Gifford Pinchot State Park
Gifford Pinchot State Park, a 2,338-acre full service park, is in northern York County along PA 177 between the towns of Rossville and Lewisberry. The park consists of reverting farm fields and wooded hillsides with the 340-acre Pinchot Lake serving as a prime attraction.
Hiking - Biking - Horseback Riding - Picnicking - Swimming - Boating - Fishing - Hunting - Disc Golf - Education - Cross-country Skiing - Ice Fishing - Ice Skating - Iceboating - Organized Group Tenting - Yurts - Cabins - Camping Cottages - Camping
Picnicking: The ADA accessible Quaker Race Day Use Area is on the west side of the lake and the Conewago Day Use Area is on the east side of the lake. Picnic tables, charcoal grills, convenient parking lots, drinking water, modern restrooms and horseshoe pits are throughout the areas. The Quaker Race area has a volleyball court. The Conewago area has a softball field. Four picnic pavilions, two that are ADA accessible, may be reserved up to 11 months in advance for a fee. Unreserved picnic pavilions are free on a first-come, first-served basis.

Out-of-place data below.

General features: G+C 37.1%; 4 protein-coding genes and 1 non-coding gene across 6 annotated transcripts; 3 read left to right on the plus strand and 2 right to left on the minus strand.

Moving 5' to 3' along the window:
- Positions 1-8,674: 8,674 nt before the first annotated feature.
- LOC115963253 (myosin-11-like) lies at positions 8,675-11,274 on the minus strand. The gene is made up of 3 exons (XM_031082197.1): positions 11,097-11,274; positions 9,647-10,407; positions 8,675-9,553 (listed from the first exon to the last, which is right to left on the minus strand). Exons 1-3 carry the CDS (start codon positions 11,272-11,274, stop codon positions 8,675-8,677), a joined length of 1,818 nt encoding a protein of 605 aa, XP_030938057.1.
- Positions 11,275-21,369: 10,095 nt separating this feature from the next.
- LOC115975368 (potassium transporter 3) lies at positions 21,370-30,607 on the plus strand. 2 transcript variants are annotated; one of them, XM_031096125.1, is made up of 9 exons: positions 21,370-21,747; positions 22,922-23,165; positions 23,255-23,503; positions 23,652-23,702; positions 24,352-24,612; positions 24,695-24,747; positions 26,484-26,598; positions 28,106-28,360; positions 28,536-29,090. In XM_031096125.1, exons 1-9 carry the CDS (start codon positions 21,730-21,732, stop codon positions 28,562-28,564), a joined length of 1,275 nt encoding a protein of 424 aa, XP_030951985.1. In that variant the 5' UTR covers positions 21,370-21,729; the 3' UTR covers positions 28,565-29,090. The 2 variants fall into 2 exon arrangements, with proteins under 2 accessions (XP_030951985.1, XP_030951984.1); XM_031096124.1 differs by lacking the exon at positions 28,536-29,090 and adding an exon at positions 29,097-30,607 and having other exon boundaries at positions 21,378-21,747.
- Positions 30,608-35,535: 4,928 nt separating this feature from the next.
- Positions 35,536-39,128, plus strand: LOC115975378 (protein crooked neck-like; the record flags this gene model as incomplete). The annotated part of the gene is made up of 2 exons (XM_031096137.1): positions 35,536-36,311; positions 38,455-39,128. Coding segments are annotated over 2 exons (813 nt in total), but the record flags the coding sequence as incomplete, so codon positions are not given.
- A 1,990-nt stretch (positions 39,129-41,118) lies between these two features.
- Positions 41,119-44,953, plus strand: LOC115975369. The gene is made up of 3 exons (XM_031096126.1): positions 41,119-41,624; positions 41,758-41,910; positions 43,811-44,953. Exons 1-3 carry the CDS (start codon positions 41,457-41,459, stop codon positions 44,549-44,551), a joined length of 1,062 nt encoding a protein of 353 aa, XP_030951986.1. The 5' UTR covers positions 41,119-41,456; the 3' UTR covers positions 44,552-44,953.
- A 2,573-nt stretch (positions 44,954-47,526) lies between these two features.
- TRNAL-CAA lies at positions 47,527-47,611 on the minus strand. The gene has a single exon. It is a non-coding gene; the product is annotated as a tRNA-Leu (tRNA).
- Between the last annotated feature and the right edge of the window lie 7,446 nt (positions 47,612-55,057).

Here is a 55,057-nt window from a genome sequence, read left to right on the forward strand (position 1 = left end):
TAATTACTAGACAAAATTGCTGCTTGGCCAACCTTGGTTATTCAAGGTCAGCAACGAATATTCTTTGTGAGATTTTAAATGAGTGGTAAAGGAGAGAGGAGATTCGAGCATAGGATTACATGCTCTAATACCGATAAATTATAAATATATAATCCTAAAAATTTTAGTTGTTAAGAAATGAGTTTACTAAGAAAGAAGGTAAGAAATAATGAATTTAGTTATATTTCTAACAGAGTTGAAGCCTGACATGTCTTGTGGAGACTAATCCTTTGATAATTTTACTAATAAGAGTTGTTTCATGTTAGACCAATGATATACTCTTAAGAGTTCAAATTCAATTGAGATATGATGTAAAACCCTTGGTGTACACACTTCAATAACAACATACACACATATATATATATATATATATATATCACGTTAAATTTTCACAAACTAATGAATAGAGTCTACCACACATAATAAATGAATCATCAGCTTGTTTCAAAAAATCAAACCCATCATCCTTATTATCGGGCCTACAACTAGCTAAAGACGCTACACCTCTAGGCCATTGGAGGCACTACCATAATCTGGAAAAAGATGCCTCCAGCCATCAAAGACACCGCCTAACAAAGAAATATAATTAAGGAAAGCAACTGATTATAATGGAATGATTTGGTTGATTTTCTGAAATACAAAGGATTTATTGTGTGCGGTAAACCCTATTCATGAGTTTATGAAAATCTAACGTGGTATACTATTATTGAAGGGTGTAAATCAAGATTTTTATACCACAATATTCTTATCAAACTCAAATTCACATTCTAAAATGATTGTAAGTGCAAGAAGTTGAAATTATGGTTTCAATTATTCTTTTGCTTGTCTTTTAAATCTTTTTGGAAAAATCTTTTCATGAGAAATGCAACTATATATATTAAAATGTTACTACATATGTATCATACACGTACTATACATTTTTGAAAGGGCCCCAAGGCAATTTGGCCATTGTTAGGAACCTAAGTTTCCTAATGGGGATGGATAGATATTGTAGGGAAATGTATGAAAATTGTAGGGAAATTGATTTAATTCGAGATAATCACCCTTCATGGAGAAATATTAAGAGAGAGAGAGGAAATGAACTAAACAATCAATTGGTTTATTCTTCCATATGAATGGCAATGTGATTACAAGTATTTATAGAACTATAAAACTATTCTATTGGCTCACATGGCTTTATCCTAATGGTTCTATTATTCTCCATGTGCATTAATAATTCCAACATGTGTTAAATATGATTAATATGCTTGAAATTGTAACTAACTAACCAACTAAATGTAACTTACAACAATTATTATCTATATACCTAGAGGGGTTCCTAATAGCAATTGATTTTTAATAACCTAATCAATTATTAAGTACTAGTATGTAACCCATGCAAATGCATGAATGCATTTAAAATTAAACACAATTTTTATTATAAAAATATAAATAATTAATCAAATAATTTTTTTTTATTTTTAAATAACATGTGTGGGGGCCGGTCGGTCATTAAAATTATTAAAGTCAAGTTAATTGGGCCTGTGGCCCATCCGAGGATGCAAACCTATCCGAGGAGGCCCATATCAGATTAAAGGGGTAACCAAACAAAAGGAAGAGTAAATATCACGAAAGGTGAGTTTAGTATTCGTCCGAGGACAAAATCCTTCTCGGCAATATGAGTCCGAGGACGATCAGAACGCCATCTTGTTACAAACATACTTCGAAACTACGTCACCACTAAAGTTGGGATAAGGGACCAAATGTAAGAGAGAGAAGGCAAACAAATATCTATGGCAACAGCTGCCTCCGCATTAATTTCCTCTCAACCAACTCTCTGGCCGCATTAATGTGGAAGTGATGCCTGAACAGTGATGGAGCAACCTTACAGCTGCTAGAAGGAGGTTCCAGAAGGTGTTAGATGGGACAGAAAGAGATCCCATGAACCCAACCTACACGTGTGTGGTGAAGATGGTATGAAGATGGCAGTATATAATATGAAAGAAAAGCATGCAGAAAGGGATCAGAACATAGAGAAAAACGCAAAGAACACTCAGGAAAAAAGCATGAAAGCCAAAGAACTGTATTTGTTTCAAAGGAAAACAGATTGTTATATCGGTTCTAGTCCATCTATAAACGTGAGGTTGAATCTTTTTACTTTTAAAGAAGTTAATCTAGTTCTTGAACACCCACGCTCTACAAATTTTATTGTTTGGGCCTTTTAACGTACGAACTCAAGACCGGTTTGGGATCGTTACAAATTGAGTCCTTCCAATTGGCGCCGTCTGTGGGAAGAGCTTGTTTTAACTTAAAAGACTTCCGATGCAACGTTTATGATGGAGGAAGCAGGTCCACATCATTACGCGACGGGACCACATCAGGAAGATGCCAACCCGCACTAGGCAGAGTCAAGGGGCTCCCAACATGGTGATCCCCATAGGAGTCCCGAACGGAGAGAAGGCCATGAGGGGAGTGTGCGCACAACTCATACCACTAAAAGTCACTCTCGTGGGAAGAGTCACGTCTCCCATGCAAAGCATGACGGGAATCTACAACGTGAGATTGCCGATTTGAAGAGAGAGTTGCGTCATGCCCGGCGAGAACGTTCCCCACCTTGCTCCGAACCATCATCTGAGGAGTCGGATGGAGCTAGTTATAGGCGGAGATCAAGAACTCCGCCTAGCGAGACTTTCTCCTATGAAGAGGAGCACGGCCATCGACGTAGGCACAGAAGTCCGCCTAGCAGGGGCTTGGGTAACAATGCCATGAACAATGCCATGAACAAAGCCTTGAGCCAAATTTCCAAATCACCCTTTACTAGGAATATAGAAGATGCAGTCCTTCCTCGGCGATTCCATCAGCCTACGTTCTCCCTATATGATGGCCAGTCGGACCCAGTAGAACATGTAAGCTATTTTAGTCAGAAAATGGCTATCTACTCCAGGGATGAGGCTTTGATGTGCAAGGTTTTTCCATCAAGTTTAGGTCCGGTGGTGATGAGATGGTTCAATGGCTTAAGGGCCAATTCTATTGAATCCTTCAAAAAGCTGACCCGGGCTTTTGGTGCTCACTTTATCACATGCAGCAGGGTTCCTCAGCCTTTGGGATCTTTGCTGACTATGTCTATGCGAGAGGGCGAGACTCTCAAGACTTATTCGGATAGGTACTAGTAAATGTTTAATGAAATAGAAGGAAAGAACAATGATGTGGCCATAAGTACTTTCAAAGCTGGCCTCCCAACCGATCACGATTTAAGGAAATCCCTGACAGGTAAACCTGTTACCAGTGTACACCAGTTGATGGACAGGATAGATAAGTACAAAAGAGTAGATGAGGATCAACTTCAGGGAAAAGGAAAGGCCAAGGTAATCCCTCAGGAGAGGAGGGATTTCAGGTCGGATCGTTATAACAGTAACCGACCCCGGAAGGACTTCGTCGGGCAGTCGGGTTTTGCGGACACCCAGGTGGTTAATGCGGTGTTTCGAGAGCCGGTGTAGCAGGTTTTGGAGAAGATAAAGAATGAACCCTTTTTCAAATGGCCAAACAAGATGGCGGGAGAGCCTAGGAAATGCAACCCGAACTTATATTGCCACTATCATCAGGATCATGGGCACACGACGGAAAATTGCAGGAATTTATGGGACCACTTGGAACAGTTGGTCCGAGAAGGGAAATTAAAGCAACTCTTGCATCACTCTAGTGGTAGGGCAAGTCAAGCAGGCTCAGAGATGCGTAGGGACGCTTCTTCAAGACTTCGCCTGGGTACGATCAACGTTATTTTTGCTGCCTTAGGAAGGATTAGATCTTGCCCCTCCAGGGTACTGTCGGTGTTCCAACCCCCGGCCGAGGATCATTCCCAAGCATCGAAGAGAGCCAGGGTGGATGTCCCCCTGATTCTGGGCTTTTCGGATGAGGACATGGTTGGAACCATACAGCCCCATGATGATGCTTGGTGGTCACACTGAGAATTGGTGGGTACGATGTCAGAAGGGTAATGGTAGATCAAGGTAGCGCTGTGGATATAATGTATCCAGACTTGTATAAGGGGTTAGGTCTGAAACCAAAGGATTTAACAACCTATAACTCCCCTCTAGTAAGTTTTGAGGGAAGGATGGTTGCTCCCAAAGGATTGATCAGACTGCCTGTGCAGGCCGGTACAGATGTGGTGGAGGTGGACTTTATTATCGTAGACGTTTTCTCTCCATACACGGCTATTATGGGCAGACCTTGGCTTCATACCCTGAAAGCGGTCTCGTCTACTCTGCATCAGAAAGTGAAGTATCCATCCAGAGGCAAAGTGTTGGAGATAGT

Swimming: A large, ADA accessible beach in the Quaker Race Day Use Area is open from late-May to mid-September, 8 a.m. to sunset. Swim at your own risk. Please read and follow posted rules. Boat rental, picnic facilities, snack bar and children’s play area are near the swimming beach.
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Boating: electric motors only